Micka by Frances Kay

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Micka by Frances Kay

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Category: General Fiction
Rating: 4/5
Reviewer: Ruth Ng
Reviewed by Ruth Ng
Summary: A dark, challenging read. Well written, but not one for those of a sensitive disposition.
Buy? Yes Borrow? Yes
Pages: 240 Date: July 2010
Publisher: Picador
ISBN: 978-0330513821

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Micka and Laurie are two ten year old boys. They're in the same class at school and are friends, of a sort. They both have vivid imaginations, and Laurie's plans involve finding a magical bone and using it for murder. Micka lives with his mum (who can't read and is often drunk) and his two older brothers who get into fights, are involved in crime, and who abuse Micka physically and sexually. Laurie lives with his parents, until they suddenly break up, and he is left with his mum who seems to be having a breakdown. The book is told from the point of view of the two boys, and so as we see how their own lives are falling apart, sympathising with them, we also read with horror their own descent into violence.

Each boy is written in a different font, which is a good idea to help distinguish who is 'talking' at any given moment. However, I felt the fonts weren't quite distinctive enough to differentiate significantly, and I was still searching for the clue in each paragraph that would reveal which of the boys was speaking. Once you figure out who is who, however, the way they speak is really well written. Micka has a more direct, simplistic style which aligns with his background, and Laurie is the more verbal, intelligent boy. Both of them do sound convincingly like little boys though, and I think it's this contrast, between the young, naive and initially innocent voices of the two of them with the violence they both experience or enact, that creates such a turmoil of feeling within the reader, wanting to both sympathise with them for their situations and also being disgusted by what is happening.

This isn't a book for the faint hearted. It deals, quite vividly, with the sexual abuse of a child, as well as emotional and physical abuse. There were scenes that made me feel physically ill, and you need to be prepared for that. The initial tone of the book seems like a light-hearted story about a little boy, Micka, who wants a puppy but after not getting one for his birthday goes and gets one from some Travellers he's befriended. However, things soon change as Micka has to keep the puppy a secret and so is abusing the puppy, hitting him to stop him making a noise and biting, keeping him in his room with no proper food and so the puppy ends up eating his own leg he's so hungry.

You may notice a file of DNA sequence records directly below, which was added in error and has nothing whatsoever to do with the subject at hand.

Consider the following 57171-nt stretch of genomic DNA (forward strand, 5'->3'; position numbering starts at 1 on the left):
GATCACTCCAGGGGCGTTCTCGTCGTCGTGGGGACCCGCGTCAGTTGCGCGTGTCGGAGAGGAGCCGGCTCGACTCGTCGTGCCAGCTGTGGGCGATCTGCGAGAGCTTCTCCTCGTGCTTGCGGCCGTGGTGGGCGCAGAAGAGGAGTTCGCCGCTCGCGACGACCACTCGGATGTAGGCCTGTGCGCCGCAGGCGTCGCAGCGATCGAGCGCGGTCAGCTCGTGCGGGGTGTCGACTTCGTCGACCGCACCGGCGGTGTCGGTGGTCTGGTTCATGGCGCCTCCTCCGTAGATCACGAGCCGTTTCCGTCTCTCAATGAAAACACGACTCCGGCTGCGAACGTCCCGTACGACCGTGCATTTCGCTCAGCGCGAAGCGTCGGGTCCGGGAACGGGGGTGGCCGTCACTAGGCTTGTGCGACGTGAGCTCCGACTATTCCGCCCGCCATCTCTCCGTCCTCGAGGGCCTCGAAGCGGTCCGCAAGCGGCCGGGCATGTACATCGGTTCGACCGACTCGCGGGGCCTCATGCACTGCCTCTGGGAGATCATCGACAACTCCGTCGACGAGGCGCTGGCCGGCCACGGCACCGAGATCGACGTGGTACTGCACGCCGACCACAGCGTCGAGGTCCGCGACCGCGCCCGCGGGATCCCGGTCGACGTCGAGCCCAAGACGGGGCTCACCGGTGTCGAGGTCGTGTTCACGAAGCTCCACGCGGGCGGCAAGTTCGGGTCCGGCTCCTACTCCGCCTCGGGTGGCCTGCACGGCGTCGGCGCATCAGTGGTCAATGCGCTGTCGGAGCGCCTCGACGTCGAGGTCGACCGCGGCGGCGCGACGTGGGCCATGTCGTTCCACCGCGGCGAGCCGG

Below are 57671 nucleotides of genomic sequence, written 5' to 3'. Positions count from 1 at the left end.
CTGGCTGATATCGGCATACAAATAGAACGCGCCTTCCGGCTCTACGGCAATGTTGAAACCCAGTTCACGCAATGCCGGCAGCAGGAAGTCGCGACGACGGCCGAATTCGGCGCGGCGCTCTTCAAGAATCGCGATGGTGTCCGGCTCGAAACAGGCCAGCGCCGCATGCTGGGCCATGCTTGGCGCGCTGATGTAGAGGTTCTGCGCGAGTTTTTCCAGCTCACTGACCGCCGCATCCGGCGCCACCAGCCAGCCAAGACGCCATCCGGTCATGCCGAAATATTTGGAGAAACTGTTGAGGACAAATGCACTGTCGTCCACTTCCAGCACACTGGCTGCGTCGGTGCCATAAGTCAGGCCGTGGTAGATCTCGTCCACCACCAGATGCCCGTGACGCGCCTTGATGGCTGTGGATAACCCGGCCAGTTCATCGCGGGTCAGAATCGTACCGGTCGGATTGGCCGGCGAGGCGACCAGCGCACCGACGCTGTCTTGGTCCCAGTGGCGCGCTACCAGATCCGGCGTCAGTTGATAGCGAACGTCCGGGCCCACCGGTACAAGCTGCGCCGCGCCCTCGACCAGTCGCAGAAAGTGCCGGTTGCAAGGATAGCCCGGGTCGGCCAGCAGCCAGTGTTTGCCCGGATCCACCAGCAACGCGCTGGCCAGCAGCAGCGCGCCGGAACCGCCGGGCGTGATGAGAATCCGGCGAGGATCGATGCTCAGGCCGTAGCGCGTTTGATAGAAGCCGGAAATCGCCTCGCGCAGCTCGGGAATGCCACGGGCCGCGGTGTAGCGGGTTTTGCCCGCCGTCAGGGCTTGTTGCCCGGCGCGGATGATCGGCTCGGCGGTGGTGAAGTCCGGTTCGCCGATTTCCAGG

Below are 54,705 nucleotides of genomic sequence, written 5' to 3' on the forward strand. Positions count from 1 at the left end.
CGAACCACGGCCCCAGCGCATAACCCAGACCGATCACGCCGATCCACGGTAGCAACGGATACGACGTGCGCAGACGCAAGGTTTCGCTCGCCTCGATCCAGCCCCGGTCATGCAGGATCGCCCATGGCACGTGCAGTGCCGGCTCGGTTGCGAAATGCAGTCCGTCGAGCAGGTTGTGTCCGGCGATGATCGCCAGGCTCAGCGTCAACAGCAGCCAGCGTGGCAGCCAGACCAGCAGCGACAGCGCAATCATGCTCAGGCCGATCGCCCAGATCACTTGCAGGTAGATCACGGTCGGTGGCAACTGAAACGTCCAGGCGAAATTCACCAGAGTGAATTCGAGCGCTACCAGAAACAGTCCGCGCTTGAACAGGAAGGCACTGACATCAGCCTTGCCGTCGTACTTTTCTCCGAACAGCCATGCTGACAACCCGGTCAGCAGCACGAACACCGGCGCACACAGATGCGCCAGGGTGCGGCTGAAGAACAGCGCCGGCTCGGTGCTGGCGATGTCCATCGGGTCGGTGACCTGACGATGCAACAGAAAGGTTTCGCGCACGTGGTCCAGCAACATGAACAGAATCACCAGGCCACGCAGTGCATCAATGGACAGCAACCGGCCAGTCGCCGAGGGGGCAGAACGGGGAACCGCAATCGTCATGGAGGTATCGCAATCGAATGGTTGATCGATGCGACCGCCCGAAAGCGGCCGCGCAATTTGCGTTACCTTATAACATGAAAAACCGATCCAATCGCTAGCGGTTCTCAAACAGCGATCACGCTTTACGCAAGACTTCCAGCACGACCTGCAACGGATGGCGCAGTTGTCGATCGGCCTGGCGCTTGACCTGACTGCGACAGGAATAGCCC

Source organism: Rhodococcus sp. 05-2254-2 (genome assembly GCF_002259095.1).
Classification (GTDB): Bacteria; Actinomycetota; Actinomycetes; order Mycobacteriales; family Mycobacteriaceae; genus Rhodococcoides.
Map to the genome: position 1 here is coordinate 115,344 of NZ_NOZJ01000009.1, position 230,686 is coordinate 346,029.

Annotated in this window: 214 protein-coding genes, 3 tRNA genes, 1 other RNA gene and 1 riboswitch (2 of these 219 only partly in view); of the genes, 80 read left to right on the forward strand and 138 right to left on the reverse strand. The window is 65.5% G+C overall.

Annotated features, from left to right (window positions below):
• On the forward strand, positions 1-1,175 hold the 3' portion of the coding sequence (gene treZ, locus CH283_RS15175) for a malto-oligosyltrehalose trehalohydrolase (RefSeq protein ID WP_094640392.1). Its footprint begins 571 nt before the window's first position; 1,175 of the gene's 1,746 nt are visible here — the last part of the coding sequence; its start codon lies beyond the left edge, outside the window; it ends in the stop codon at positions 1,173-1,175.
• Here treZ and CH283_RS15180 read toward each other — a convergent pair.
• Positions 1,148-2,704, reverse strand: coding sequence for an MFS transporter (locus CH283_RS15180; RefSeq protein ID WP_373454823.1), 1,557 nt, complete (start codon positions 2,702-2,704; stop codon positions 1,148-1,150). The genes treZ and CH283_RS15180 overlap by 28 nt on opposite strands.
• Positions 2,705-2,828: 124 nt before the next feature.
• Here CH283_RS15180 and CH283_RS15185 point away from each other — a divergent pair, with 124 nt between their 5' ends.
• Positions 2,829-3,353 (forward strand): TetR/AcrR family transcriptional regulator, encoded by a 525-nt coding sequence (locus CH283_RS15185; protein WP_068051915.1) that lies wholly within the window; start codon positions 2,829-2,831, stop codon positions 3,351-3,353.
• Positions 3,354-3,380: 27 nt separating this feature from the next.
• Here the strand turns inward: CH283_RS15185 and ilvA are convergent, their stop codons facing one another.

Laurie's plans for his magical bone involve him having to kill an animal, to get the bone, and then use the bone on different subjects to build up its power. Laurie seems like the more disturbing child, more manipulative and calculating, and I felt more sympathy for Micka because he's just a little boy who loves to draw but he doesn't have any opportunities in life and is experiencing such horrific abuse. It's traumatic to read, and it's frustrating to sense every moment that if someone could just step in, to help Micka and Laurie, then things could have been so different for both of them.

I can't imagine saying to a friend 'you must read this book', as it's not a pleasant subject to read about. However, it is a well written story, and as long as you're prepared for what's to come then it's a quick, compelling read.

I'd like to thank the publishers for sending a copy to The Bookbag.

Further reading suggestion:

If you're looking for something a little less traumatic, but still told from a child's point of view, then you might enjoy The Curious Incident of the Dog in the Night Time by Mark Haddon. You could also try A Song of Isolation by Michael J Malone although we did have some reservations.

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Buy Micka by Frances Kay at Amazon You can read more book reviews or buy Micka by Frances Kay at Amazon.co.uk Amazon currently charges £2.99 for standard delivery for orders under £20, over which delivery is free.
Buy Micka by Frances Kay at Amazon You can read more book reviews or buy Micka by Frances Kay at Amazon.com.


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